Above and Beyond the Call of Duty For the past 24 years, dedicated volunteer Harry Reyburn has directed The Salvation Army’s Winter Night Watch program that provides warm food, clothing, and kindness to hungry, homeless individuals in Omaha. During the past five years alone, more than 60,000 people were provided nutritious meals. Shortly after his retirement in 1989, Harry came to The Salvation Army to put his time and talents to work. He immediately stepped in to take the lead on the newly established Winter Night Watch program. He continues to volunteer more than 20 hours a week during the program’s annual threemonth operation. He does all the recruiting, training and scheduling … and so much more. By his actions, as well as his words, he has taught many volunteers how important the gift of caring is to those in need. With that, the program’s 2013-2014 volunteer schedule is already filled. Recently, he took on the additional task of recruiting and scheduling volunteers for our summer feeding program. Over the past two years, Kids Cruisin’ Kitchen has served more than 20,000 breakfasts and lunches to children who do not have access to nutritious meals. Harry is also always ready to pitch in and help other departments with short-notice projects and deliveries around the city. As we look on the many gifts Harry has given to The Salvation Army, we are humbled by his generosity of Volunteer Lifetime Service Award nominee, spirit, his kindness of heart, and his love of life. We Harry Reyburn. proudly nominate him for The Salvation Army’s Volunteer Lifetime Service Award.
The Locations of The Salvation Army Mobile Canteens in the Western Division are as follows: Aberdeen, S.D. Beatrice, Neb. Boone, Iowa Des Moines, Iowa Fort Dodge, Iowa Grand Island, Neb. Kearney, Neb. Lincoln, Neb. Mason City, Iowa Norfolk, Neb. North Platte, Neb. Omaha, Neb. Ottumwa, Iowa Rapid City, S.D. Sioux City, Iowa Sioux Falls, S.D. Watertown, S.D.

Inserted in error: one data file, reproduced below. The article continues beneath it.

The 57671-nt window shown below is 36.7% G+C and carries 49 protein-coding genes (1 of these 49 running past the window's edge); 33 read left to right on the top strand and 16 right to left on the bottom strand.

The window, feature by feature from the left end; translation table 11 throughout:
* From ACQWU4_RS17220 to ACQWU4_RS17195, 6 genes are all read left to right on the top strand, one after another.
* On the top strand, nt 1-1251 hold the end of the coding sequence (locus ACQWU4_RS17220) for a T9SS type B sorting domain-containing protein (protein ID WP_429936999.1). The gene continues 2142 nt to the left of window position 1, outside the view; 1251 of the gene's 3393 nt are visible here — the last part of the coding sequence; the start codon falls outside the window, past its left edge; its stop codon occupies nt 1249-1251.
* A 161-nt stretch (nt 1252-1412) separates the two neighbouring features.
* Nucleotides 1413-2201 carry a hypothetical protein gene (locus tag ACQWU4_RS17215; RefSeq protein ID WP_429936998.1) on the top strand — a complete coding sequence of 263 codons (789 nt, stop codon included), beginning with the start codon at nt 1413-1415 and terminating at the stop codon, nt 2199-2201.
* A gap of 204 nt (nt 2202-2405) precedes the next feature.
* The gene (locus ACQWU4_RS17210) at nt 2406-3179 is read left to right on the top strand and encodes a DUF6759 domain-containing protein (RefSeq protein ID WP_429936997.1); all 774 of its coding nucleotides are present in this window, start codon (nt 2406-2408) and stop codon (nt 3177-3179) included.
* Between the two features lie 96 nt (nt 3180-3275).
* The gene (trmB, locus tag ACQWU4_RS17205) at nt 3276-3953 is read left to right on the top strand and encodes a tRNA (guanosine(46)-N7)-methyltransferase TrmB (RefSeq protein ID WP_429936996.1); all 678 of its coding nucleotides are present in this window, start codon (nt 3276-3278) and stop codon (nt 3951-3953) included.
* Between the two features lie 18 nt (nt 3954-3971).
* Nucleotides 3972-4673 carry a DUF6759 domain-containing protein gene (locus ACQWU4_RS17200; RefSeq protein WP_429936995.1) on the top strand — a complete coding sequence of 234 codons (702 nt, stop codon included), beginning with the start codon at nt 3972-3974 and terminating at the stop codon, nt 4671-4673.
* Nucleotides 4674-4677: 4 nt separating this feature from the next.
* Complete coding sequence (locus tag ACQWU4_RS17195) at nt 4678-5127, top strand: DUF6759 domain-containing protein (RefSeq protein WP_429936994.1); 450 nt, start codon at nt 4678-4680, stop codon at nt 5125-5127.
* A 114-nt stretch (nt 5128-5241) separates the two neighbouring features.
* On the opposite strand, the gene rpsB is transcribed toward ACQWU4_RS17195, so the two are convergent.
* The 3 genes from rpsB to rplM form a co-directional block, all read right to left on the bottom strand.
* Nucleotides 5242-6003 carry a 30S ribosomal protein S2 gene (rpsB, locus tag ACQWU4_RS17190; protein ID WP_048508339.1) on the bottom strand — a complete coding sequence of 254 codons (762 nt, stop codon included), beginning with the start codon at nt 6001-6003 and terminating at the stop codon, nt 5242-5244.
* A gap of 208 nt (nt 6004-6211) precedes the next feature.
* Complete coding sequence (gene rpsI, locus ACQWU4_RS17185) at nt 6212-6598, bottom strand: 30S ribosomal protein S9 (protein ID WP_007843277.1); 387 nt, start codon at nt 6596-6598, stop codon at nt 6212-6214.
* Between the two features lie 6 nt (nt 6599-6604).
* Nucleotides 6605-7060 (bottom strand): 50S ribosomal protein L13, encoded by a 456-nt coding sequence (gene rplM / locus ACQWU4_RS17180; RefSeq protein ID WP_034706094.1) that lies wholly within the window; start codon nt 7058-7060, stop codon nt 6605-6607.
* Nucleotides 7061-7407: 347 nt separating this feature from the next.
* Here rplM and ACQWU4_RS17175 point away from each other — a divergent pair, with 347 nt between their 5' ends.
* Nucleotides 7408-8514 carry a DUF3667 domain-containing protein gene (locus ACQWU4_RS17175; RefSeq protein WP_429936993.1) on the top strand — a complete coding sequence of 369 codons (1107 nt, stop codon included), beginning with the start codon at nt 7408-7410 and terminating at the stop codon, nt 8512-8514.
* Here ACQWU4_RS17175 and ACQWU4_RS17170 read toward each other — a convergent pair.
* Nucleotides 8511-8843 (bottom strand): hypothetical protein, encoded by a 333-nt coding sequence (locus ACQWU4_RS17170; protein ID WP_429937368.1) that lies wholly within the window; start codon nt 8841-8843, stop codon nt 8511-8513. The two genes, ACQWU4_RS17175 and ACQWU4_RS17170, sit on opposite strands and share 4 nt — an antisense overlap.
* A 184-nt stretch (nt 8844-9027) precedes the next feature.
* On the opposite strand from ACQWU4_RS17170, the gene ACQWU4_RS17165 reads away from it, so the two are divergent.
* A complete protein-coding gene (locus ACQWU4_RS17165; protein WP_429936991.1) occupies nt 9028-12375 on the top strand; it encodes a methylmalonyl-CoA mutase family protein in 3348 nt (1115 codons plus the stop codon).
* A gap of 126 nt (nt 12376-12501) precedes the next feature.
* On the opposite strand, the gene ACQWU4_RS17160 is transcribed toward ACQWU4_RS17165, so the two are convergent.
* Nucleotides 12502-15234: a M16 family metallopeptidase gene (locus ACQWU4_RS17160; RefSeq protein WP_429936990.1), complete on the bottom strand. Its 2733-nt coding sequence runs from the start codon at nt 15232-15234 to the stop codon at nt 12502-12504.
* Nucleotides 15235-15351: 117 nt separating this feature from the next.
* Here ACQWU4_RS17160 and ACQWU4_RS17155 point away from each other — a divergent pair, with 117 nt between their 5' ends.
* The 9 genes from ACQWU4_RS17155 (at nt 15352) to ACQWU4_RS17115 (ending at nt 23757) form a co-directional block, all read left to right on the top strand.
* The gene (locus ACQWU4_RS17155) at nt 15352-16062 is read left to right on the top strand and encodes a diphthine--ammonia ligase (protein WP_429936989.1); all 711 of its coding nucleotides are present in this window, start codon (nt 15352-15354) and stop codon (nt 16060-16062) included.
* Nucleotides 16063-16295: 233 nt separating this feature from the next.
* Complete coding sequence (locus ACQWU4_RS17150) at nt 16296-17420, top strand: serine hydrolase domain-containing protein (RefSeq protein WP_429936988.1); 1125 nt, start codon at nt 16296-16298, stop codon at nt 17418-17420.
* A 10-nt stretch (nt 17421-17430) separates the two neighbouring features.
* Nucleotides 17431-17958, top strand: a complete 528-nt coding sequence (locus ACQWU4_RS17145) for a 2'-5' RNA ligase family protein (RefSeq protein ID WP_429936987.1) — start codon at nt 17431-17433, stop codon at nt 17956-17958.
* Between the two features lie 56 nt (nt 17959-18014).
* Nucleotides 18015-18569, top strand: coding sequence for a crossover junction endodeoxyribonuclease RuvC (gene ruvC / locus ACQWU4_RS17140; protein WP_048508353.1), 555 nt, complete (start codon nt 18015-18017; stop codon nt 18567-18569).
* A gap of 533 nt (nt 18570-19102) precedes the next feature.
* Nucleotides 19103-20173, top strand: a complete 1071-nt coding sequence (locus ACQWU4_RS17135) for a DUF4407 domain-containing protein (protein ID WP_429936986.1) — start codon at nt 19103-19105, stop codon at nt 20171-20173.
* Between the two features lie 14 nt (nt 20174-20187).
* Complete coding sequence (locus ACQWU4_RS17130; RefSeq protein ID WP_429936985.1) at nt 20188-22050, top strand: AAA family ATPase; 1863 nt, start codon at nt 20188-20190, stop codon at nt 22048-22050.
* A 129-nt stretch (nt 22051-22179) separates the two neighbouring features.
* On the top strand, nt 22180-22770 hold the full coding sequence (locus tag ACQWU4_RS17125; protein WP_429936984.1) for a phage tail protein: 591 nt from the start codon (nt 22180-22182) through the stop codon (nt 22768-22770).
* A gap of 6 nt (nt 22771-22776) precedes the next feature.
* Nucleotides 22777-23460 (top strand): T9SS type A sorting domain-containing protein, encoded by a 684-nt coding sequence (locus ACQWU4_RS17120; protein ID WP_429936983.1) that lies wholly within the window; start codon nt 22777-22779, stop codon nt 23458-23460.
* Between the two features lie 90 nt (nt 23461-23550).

“Did You Know?” The Salvation Army began in London in 1865. The Salvation Army didn’t become The Salvation Army until William Booth, its founder, adopted the name in 1878. By 1880 The Salvation Army was working in the U.S., Europe, India, Australia and South America. The first Salvation Army missionary hospital opened in 1901. During World War II, The Salvation Army led the formation of the national United Service Organization in 1941. USO was created to serve the religious, spiritual and educational needs of the men and women in the armed forces. The Salvation Army serves people in 102 countries. The Salvation Army has over 9,600 centers in the USA. Salvation Army mobile canteens bring food, clothing, blankets and medical supplies to disaster locations. It also helps reunite families and help those in need find emergency shelter. The Salvation Army provides over 450,000 meals annually in the Western Division alone. This is accomplished through more than 40 adult meal, food pantry, residential care and youth meal programs. That in 2012, volunteers across the Omaha/ Council Bluffs area donated over 97,000 hours of their time supporting various Salvation Army programs!
An Easy Way to Create Lifetime Income and SAVE ON TAXES If you are looking for a way to create income for yourself now or in the future, there are two charitable gifts you should consider. A charitable gift annuity funded with your low performing stock or CDs can provide you with a charitable deduction and fixed income for life. Rates are based on your age and a portion of your payment could be tax free. Please contact us to view an illustration with your rate and potential income. Creating a charitable remainder trust is another way to receive a tax deduction and income. When you transfer your appreciated stock or real estate to fund a charitable remainder trust, you can also avoid capital gains tax on the sale of your assets. The trust will sell the assets tax free and then use the invested proceeds to pay you income for your life. And your income could potentially grow with growth in the trust assets. To learn more about charitable life income plans and their benefits, please contact Jan in the Planned Giving Department at 1-800274-0628 or email@example.com. The Salvation Army Planned Giving Department of the Western Division serves Nebraska, Iowa and South Dakota. Please visit our website at www.SalArmyGiving.org to sign up for a free monthly e-newsletter. Our Gift Legacy e-newsletter brings you the latest news and information to help you make the most of your charitable giving.